At 11:49 pm on April 2, 2013, online magazine Gawker posted a video on their website of a violent mugging that occurred in a Brooklyn subway station on March 9, 2013. The video, released by police earlier that day, showed a woman in a stairwell being attacked and robbed. Viewers of the video watch in helpless horror as a young man punches and kicks the woman. While the woman is on the ground, he dumps her purse, rifles through the contents, kicks her again for good measure, and then we finally witness her running for safety.
By noon on April 3, 2013, 21-year old Aidan Folan was arrested by the New York City Police Department for the crime committed in that video. His arrest occurred within 12 hours of Gawker posting the video and is an amazing example of the power of social networking. Just one person with the online ID “secretsout” found a Facebook web address that consisted of the same phrase that was emblazoned on the back of the mugger’s Alpha Phi Delta hoodie. This Facebook profile belonged to Aidan Folan and showed photos of Aidan wearing that same hoodie on the evening of the attack and in the days following the attack – a solicitor’s dream. Additionally, his Facebook profile provided the name of his employer, profile pages of his friends, and links to places he frequented; in other words, everything the police would need in order to track him down.
Granted, this alleged criminal probably isn’t a candidate for Mensa, but even the most intelligent among us generally aren’t in the habit of considering repercussions that can come from our online activities, otherwise known as our digital footprint.
The legal implications of digital footprints aren’t limited to tracking down criminals. Social network account details are now a standard defense discovery request in civil litigation. Plaintiffs claiming injuries have posted photos of themselves dancing, running, lifting, and otherwise engaging in or admitting to participating in activities that their complaints maintain they’re incapable of performing. Relationships between witnesses and plaintiffs have been exposed via diligent digging, and when it comes family law, Facebook can prove more valuable than a $200/hour private investigator. Social networking provides an opportunity for people to tell the world about themselves, and in the process, tell on themselves to anyone paying attention.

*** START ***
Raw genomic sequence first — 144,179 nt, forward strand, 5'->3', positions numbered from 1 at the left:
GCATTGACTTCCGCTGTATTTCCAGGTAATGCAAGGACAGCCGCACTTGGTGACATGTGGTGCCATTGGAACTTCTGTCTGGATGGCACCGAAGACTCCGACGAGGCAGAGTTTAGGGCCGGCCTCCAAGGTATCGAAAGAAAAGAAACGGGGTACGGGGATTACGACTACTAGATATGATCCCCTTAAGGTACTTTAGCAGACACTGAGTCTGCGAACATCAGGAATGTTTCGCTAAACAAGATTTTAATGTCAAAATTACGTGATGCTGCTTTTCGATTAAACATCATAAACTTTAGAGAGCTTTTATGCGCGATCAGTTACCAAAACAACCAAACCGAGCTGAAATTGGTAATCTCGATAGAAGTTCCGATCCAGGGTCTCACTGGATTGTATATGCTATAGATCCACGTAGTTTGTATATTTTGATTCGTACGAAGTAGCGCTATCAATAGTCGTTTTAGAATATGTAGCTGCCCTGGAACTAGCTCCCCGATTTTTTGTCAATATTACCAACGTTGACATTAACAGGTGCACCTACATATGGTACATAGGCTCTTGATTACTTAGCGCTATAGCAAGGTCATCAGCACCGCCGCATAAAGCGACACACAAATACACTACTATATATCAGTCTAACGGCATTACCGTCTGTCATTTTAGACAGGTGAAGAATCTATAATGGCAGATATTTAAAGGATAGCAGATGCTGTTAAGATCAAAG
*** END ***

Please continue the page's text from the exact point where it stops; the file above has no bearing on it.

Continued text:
Digital footprints encompass more than social networking profiles. If someone uses his or her email address to sign up for sites like Huffington Post, blogs, or the local newspaper’s website, a simple Google search could identify anything posted on public pages by any ID associated with that email address. For example, a client might have posted a seemingly innocuous comment, such as, “Enjoyed the kayak trip. Let’s do it again soon,” on a Meetup.com event. Defense counsel searching that email address in Google could potentially locate that comment. Now your client has just told defense counsel, and the world, that he or she has been kayaking and, depending on your client’s injury, this could seriously damage his or her case. Email accounts, including passwords, have also become a standard defense discovery request in civil litigation.
Suffice to say that social networking and other online interactions can be a tremendous asset or a serious liability for South Carolina injury attorneys and those throughout the nation, depending on your practice. Advising clients of the potential that their online activity might be scrutinized is certainly practical in this digital age.
Jon Rivers is a legal marketing specialist and researcher dedicated to educating the public about the various issues associated with personal injuries and the law firms who help victims get justice. Find Jon Rivers on Google+